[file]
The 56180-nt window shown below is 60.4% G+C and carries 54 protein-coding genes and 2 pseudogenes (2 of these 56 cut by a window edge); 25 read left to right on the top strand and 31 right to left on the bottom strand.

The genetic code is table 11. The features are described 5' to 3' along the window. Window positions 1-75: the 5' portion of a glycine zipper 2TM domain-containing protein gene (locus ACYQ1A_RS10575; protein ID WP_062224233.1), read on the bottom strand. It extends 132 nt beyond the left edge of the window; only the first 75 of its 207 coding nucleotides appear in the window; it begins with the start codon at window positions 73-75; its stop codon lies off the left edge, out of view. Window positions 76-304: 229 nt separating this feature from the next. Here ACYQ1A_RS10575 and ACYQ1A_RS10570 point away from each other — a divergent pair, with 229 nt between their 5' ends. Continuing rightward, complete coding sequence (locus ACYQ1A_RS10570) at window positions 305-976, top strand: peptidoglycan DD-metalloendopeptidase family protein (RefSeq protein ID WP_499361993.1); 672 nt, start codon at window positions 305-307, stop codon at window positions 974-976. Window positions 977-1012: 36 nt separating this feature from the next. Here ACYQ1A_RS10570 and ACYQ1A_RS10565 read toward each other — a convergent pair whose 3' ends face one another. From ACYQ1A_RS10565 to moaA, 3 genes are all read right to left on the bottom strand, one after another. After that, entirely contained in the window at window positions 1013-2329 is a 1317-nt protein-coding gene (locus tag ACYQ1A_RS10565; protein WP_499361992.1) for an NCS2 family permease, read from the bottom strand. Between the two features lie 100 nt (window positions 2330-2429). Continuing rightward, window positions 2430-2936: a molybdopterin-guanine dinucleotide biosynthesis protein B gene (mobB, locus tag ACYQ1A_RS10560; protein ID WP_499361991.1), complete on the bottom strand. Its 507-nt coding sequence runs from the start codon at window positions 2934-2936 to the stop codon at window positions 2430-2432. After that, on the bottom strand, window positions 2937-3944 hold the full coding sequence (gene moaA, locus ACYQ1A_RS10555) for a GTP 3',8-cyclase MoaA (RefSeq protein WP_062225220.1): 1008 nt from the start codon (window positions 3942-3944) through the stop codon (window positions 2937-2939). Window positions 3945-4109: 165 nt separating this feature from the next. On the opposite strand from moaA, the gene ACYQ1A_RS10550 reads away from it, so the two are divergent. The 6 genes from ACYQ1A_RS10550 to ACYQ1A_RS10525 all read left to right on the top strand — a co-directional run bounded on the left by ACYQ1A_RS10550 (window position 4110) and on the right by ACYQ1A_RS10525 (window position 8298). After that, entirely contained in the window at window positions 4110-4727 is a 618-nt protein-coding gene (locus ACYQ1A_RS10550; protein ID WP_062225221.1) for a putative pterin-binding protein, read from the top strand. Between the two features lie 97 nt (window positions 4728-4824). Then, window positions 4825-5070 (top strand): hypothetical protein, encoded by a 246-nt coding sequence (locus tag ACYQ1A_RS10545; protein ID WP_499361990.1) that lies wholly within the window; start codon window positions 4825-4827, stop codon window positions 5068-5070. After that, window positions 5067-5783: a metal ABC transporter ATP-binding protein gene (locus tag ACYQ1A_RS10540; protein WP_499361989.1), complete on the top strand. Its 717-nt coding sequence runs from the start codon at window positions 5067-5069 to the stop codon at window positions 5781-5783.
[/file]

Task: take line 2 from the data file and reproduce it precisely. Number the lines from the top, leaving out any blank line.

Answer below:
The genetic code is table 11. The features are described 5' to 3' along the window. Window positions 1-75: the 5' portion of a glycine zipper 2TM domain-containing protein gene (locus ACYQ1A_RS10575; protein ID WP_062224233.1), read on the bottom strand. It extends 132 nt beyond the left edge of the window; only the first 75 of its 207 coding nucleotides appear in the window; it begins with the start codon at window positions 73-75; its stop codon lies off the left edge, out of view. Window positions 76-304: 229 nt separating this feature from the next. Here ACYQ1A_RS10575 and ACYQ1A_RS10570 point away from each other — a divergent pair, with 229 nt between their 5' ends. Continuing rightward, complete coding sequence (locus ACYQ1A_RS10570) at window positions 305-976, top strand: peptidoglycan DD-metalloendopeptidase family protein (RefSeq protein ID WP_499361993.1); 672 nt, start codon at window positions 305-307, stop codon at window positions 974-976. Window positions 977-1012: 36 nt separating this feature from the next. Here ACYQ1A_RS10570 and ACYQ1A_RS10565 read toward each other — a convergent pair whose 3' ends face one another. From ACYQ1A_RS10565 to moaA, 3 genes are all read right to left on the bottom strand, one after another. After that, entirely contained in the window at window positions 1013-2329 is a 1317-nt protein-coding gene (locus tag ACYQ1A_RS10565; protein WP_499361992.1) for an NCS2 family permease, read from the bottom strand. Between the two features lie 100 nt (window positions 2330-2429). Continuing rightward, window positions 2430-2936: a molybdopterin-guanine dinucleotide biosynthesis protein B gene (mobB, locus tag ACYQ1A_RS10560; protein ID WP_499361991.1), complete on the bottom strand. Its 507-nt coding sequence runs from the start codon at window positions 2934-2936 to the stop codon at window positions 2430-2432. After that, on the bottom strand, window positions 2937-3944 hold the full coding sequence (gene moaA, locus ACYQ1A_RS10555) for a GTP 3',8-cyclase MoaA (RefSeq protein WP_062225220.1): 1008 nt from the start codon (window positions 3942-3944) through the stop codon (window positions 2937-2939). Window positions 3945-4109: 165 nt separating this feature from the next. On the opposite strand from moaA, the gene ACYQ1A_RS10550 reads away from it, so the two are divergent. The 6 genes from ACYQ1A_RS10550 to ACYQ1A_RS10525 all read left to right on the top strand — a co-directional run bounded on the left by ACYQ1A_RS10550 (window position 4110) and on the right by ACYQ1A_RS10525 (window position 8298). After that, entirely contained in the window at window positions 4110-4727 is a 618-nt protein-coding gene (locus ACYQ1A_RS10550; protein ID WP_062225221.1) for a putative pterin-binding protein, read from the top strand. Between the two features lie 97 nt (window positions 4728-4824). Then, window positions 4825-5070 (top strand): hypothetical protein, encoded by a 246-nt coding sequence (locus tag ACYQ1A_RS10545; protein ID WP_499361990.1) that lies wholly within the window; start codon window positions 4825-4827, stop codon window positions 5068-5070. After that, window positions 5067-5783: a metal ABC transporter ATP-binding protein gene (locus tag ACYQ1A_RS10540; protein WP_499361989.1), complete on the top strand. Its 717-nt coding sequence runs from the start codon at window positions 5067-5069 to the stop codon at window positions 5781-5783.